I saw an exhibit of historic weaponry at the Metropolitan Museum of Art a few years ago. It was — to be honest — frightening. Wars were once fought with crude weapons that created severe maintenance problems. Recovery was usually not an option. Even the horses wore armor.
I don’t recall seeing crossbows, but there might have been a few, though overshadowed by battle axes, bludgeons, and other accessories. Be glad crossbows survived and the others were relegated to museums.
Just a few years ago, Texas legalized crossbows as permissible choices during the special archery-only season for deer, turkeys, and javelinas. Except in Grayson, Collin, Dallas, and Rockwall counties. See the TPW Outdoor Annual for other regulations.
That has opened the door for other hunters to use crossbows who might not have hunted with a rifle or compound bow. I think that’s good. One family I know agrees.
Phillip Walker was an active hunting and fishing guide in Central Texas. When he met and married non-hunting-Cathy, both their lives changed. Avery arrived later and Walker became infatuated with fatherhood. I’d call him to ask where the fish were biting, and he’d talk non-stop for 10 minutes about what little Avery had done that week.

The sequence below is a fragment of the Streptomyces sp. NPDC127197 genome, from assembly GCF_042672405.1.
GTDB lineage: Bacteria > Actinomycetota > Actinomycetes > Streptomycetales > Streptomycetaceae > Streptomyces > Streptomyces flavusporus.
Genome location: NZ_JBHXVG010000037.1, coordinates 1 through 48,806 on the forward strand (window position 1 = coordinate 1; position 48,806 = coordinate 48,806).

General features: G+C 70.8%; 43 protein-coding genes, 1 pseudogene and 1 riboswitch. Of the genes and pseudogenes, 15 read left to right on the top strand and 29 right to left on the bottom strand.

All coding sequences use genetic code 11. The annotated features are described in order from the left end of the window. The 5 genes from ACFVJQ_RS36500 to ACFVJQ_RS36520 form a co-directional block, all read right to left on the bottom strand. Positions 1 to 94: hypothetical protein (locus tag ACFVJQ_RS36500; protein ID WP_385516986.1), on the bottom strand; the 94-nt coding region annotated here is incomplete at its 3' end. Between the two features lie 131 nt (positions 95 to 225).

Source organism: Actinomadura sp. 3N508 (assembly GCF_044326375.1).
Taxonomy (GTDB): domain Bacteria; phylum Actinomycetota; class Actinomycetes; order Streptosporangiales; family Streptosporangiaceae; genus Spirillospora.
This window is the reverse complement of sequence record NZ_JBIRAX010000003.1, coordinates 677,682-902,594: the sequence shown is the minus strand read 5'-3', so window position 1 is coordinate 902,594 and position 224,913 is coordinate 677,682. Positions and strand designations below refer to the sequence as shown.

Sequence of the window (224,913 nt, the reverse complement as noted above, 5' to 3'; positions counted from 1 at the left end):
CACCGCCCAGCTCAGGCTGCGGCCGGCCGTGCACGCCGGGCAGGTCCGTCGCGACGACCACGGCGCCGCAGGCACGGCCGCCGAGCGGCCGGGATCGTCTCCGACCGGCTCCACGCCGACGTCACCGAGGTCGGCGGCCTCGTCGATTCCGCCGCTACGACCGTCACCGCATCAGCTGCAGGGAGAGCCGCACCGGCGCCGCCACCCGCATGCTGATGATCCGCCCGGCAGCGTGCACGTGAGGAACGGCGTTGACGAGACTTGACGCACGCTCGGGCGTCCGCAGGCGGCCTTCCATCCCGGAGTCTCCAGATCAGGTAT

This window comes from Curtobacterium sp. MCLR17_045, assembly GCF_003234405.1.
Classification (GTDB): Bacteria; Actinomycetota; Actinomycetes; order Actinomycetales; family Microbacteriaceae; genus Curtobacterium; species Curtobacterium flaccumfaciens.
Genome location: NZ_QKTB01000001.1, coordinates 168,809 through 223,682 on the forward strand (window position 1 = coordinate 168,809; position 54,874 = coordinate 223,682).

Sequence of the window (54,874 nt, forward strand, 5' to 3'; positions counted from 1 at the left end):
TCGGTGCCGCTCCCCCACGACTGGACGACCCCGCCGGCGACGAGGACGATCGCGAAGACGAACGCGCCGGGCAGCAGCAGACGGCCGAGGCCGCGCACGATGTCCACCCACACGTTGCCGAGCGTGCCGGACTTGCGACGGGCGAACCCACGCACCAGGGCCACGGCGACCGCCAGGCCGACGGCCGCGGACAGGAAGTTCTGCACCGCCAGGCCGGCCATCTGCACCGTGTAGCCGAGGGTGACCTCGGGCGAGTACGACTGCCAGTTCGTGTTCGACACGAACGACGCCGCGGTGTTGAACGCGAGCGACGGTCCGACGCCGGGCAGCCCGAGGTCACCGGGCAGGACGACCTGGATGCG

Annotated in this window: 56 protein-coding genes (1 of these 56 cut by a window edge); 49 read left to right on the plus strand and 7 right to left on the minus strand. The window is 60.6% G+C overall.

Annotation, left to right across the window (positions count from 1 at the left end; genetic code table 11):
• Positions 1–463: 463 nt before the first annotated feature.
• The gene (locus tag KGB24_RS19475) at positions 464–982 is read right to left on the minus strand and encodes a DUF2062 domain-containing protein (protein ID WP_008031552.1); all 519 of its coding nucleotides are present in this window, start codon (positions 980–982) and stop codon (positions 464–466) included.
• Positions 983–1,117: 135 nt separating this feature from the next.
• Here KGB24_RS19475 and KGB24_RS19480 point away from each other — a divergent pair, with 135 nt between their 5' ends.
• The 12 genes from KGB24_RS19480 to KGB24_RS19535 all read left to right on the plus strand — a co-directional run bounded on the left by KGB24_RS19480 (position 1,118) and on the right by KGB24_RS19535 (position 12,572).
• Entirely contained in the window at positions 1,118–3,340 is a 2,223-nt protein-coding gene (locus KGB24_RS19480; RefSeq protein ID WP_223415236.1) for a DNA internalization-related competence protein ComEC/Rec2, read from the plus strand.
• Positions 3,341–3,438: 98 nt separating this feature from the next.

I didn’t mean to sound critical; a friend once asked me if I didn’t also have two sons. He wondered why I didn’t talk about them. Little girls can do that to a daddy.
Flash forward to 2020. Avery is now in high school, beautiful, has learned to hunt and fish, and is still her father’s most animated conversation subject. Just ask him how she’s doing on the High School Bass Team tournaments and sit back and listen. And she also hunts.
With a crossbow. And very efficiently. Phillip accompanied her on a crossbow hunt on the second weekend of 2020 deer season in the Hill Country. They had just gotten comfortable in the blind when a nice buck appeared. Phillip had seen two larger ones in the area when scouting it, but this one was there, and in crossbow range. He gave the go ahead, and she released the bolt.
For you rifle hunters, she wasn’t using a bolt-action rifle. Projectiles for crossbows are called “bolts”. And that one struck its target! Elated over her first buck, after a short interval to make sure it was terminally down, she started to dismount the blind. As she did, Phillip spotted the biggest buck he had scouted, and frantically began whispering Avery back into her seat while re-cocking her crossbow.
Then he realized he had left the cocking device at home. It almost cut his fingers to do so, but he managed to re-cock it without mechanical help. She steadied herself, took aim, and filled her second buck tag. The entire hunt took fifteen minutes.
After Thanksgiving, Cathy took her first buck with the same crossbow.
And then, after observing “ladies first”, Phillip hunted, shooting a buck that scored 213 B&C points and had a 25-inch-antler spread.